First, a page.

Moving from Static Spatial Reference Systems in 2022

In 2008, the National Geodetic Survey (NGS) announced in its 10-year plan the replacement of the country’s two national datums: North American Datum of 1983 (NAD 83), the geometric datum used mainly for horizontal positions, and the North American Vertical Datum of 1988 (NAVD 88), the vertical datum used for determining orthometric heights (elevations).

The NGS, the United States federal agency that maintains the country’s National Spatial Reference System (NSRS), is part of the National Oceanic and Atmospheric Administration (NOAA). The NSRS is a coordinate system that is the foundation for all national geospatial products and is used for mapping and charting in a wide variety of science and engineering applications.

Predicted change in orthometric heights in the conterminous US from the North American Vertical Datum of 1988 to the North American-Pacific Geopotential Datum of 2022.

Datums Briefly Explained

To accurately measure the surface of the earth, surveyors have spent decades creating a complex network of brass disks embedded in the ground, known as reference points or benchmark monuments, and measuring the angles and distances between them. Horizontal benchmarks are determined by latitude and longitude, while vertical benchmarks traditionally represent the height of the reference point in relation to a datum surface (usually one that is close to mean sea level).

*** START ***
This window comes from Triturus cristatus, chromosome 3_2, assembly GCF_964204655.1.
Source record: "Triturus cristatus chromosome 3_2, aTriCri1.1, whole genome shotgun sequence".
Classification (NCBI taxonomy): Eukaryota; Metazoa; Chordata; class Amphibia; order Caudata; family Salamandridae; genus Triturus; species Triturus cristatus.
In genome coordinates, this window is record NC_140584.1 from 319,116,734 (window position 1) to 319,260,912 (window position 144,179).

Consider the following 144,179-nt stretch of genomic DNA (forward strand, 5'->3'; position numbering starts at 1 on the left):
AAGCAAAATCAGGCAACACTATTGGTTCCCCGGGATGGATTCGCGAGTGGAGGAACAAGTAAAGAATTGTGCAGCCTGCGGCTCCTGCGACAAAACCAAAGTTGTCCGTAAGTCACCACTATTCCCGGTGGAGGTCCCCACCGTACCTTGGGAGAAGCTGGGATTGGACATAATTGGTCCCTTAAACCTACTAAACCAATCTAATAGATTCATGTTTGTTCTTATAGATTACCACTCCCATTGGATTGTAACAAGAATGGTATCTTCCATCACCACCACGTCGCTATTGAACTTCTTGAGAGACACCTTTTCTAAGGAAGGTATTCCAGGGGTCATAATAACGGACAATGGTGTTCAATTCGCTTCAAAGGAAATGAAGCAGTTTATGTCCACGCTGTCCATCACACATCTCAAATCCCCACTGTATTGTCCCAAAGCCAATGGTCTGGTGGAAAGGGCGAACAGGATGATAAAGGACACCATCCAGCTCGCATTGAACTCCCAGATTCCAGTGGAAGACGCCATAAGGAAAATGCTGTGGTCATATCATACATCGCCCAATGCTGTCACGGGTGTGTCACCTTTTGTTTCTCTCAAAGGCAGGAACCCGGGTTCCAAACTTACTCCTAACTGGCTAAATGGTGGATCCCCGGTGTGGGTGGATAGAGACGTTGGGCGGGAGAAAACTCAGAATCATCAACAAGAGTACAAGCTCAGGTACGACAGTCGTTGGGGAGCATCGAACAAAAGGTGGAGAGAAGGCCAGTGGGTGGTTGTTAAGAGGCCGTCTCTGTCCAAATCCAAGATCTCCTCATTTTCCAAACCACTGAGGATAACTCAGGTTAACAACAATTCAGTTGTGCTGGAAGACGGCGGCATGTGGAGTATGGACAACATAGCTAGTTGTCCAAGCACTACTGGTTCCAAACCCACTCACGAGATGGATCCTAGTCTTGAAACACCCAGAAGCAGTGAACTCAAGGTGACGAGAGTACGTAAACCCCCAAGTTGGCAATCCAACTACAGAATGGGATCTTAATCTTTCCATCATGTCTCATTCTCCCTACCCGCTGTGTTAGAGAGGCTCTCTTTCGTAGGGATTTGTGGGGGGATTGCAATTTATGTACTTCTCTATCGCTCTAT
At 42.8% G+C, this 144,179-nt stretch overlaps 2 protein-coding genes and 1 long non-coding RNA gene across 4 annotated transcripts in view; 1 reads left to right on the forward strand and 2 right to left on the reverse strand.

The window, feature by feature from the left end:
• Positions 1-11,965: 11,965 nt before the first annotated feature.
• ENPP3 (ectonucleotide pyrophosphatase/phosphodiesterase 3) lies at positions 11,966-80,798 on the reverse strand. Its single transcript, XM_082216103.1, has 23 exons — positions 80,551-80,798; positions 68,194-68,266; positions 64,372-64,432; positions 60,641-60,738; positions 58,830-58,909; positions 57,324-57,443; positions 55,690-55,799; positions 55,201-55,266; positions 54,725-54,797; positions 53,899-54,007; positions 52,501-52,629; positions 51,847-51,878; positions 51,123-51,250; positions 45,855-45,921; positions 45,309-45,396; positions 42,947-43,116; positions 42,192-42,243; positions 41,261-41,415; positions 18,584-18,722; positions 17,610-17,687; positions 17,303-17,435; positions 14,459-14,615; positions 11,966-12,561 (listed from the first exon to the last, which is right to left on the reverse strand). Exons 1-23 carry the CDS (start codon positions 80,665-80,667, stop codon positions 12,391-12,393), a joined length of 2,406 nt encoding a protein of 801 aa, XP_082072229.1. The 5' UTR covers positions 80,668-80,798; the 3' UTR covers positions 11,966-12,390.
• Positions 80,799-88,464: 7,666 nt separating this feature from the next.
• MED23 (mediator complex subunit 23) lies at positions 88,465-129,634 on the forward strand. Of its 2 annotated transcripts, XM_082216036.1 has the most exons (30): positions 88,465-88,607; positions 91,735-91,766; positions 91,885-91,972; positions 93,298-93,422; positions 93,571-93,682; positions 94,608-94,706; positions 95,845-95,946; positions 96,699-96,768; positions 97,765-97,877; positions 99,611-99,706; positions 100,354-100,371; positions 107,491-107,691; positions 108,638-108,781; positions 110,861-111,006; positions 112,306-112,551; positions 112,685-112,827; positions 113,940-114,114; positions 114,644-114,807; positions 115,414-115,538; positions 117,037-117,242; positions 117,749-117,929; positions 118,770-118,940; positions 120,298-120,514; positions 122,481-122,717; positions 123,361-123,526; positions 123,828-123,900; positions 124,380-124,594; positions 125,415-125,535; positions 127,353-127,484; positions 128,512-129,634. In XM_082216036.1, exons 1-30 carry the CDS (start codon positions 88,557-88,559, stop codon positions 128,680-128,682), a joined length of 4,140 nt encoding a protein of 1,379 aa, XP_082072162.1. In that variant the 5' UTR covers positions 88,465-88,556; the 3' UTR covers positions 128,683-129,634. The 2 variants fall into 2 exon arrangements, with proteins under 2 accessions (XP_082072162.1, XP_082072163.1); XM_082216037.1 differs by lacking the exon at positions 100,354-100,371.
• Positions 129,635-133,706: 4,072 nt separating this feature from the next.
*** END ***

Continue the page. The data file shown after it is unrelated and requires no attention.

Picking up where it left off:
Relating those reference points into a group forms the fundamental dataset for a survey reference frame. Datums (created from such sets of data) are the basis for all geodetic survey work and indeed all types of surveying, mapping, and navigation.

A datum also can provide the basis for an abstract mathematical model of the earth known as an ellipsoid. It defines the relative definition of the size and shape of the ellipsoid and its orientation in space. Ideally, a universal datum that maintains the same level of accuracy throughout the world would be very beneficial. In reality, hundreds of different datums have been developed by individual countries that make use of their system of national reference points established over time. These datums are still in use today. This means that datums are usually most accurate in the country where they were created.

Mean sea level—which is used for the vertical benchmark measurements—is difficult to determine accurately due to coastal effects on tide gauge readings. In addition, mean sea level is not the same throughout the world because sea levels are affected by gravity, and gravitational pull is not uniform. Mountains, valleys, the varying densities of the earth’s composition, and groundwater levels, as well as other natural phenomena, such as earthquakes and floods, all affect gravity.

Unfortunately, due to the number of different datums in use, the same location can be referenced by different coordinates, depending on the particular datum used. For example, there is more than a 200-meter difference for some European locations between the European Datum 1950 (ED50) and World Geodetic System 1984 (WGS84).

This is due in part because ED50 is based on the Hayford, or International, ellipsoid, which is larger and of a different shape than the WGS84 ellipsoid on which the WGS84 datum is based. But the primary cause is that different survey data was used to position and orient the two ellipsoids with respect to the physical earth. To reduce these differences, there is a movement toward adoption of more uniform global datums. However, such changes will take time.